Thus, before the elections small parties have to be different enough for voters to prefer them over a larger party, and after the elections they have to be moderate and reasonable enough to present themselves as viable and serious coalition partners. Some small parties skip the reasonable moderation and concentrate on the differences. They get to play in parliament, but not in government.
One of the current problems in Dutch politics is that the distinction between small and large parties is sometimes lost.
Although this article series will treat events in chronological order, I’ll jump back and forth through the post-war era if I need extra examples or illustrations. Therefore you need to know the broad outline of Dutch political history since 1848.
In 1848 parliamentary rule was instated, and the first forty years were mainly about the struggle between liberals, who wanted to extend parliamentary power, versus conservatives, who wanted to defend royal prerogative. This period ended with a victory for the liberals, and the conservatives dissolved into a secular wing that became nominally liberal, and a religious wing that became anti-revolutionary.
During this period the catholics first allied with the liberals, then with the conservatives, and finally with the anti-revolutionaries.
From 1888 to 1918 Dutch politics were overshadowed by the so-called Antithesis. In this political theory all christian parties, both catholic and protestant, were each other’s allies against the secular liberal parties. The christian and liberal blocks alternated in forming a government, and fought out a bitter cultural war, the school struggle.
The christian block was led by the protestant anti-revolutionaries (ARP).
In the pacification of 1917 the christian parties were allowed to win the school struggle in exchange for their support for universal suffrage and the replacement of the district system by proportional representation.
The liberal parties committed electoral suicide by subscribing to the pacification; their share of seats went down from 39 to 18 out of 100.
In the Interbellum the three christian parties, RKSP (catholic), ARP (left-protestant), and CHU (right-protestant) ruled due to their constant majority in parliament. Unfortunately tensions between the catholics and protestants came to the fore. There was some old-fasioned religious warfare, and in addition the catholics moved noticeably to the left in this period, while the protestants moved to the right.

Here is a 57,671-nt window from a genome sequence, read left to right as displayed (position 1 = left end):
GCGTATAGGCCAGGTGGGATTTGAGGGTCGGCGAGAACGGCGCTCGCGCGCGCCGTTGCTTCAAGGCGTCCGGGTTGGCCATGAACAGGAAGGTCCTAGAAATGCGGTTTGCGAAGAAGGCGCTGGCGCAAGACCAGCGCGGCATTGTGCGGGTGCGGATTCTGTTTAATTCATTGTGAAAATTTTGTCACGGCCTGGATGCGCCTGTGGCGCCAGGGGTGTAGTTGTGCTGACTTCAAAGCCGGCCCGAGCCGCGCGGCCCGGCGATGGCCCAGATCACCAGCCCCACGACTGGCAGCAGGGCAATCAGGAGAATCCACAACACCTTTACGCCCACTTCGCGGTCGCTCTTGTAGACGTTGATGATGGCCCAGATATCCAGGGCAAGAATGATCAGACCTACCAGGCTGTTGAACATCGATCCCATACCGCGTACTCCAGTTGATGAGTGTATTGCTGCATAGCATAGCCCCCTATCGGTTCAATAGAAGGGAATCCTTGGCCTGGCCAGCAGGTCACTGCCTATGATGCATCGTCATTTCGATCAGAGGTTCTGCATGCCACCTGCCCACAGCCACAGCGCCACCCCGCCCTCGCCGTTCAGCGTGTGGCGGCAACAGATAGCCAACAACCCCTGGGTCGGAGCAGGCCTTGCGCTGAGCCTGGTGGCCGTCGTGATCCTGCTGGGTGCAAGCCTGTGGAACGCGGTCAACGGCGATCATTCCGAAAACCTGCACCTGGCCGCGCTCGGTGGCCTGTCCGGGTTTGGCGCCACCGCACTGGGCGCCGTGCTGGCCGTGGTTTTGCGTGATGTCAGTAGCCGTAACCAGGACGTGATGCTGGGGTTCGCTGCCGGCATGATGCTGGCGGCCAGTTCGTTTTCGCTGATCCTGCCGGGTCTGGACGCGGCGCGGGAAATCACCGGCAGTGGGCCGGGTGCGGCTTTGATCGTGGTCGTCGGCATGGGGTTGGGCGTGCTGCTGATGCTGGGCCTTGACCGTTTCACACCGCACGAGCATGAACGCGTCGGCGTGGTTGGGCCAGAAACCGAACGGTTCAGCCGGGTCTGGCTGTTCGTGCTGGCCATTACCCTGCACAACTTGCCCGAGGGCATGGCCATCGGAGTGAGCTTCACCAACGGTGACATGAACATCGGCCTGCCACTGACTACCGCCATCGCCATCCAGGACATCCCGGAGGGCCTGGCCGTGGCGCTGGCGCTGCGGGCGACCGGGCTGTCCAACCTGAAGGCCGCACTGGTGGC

The second largest party, socialist SDAP, was excluded from government altogether, mostly due to the bishops’ command that the catholics not cooperate with them. This made the only alternative to the catholic/protestant alliance impossible. It was only in 1939, when the anti-revolutionaries disastrously overplayed their hand, that a catholic/socialist government was formed.
In 1940 the Germans invaded the Netherlands, and five bitter years of occupation followed. The only party to welcome the invaders was national-socialist NSB. The other parties offered various levels of resistance; the communists and anti-revolutionaries, especially, were implacable enemies of the nazis.
After the liberation the three christian parties took the game from where they left it. However, within the christian coalition the primacy shifted from protestant ARP to catholic KVP.
The KVP first governed with socialist PvdA, as well as the protestant parties, but in 1959 the PvdA was swapped for liberal VVD. All this must be seen in the light of the growing tension between the catholics’ left and right wings.
In 1956 parliament was enlarged from 100 to 150 seats.
In the sixties many once-reliable religious voters turned to the secular left and right, and the christian parties lost their absolute majority.
The old christian/liberal coalition became electorally strained, and finally impossible. This period ended with the PvdA leading the most progressive government in Dutch history.
To stem the electoral tide, KVP, ARP and CHU merged into the CDA. This move was succesful.
New parties appeared (and disappeared) at an astonishing rate. Of these, only left-liberal D66 became a permanent fixture in Dutch politics and was admitted to the circle of government-worthy parties.
In the 1977-1994 era the CDA reigned supreme and used first the VVD as its coalition partner, and later the PvdA. During this period the fundamental workings of Dutch politics are best visible, uncluttered by smaller parties.
After the 1994 elections PvdA and VVD combined with D66 to form the so-called Purple government. CDA was Out for the first time since 1918.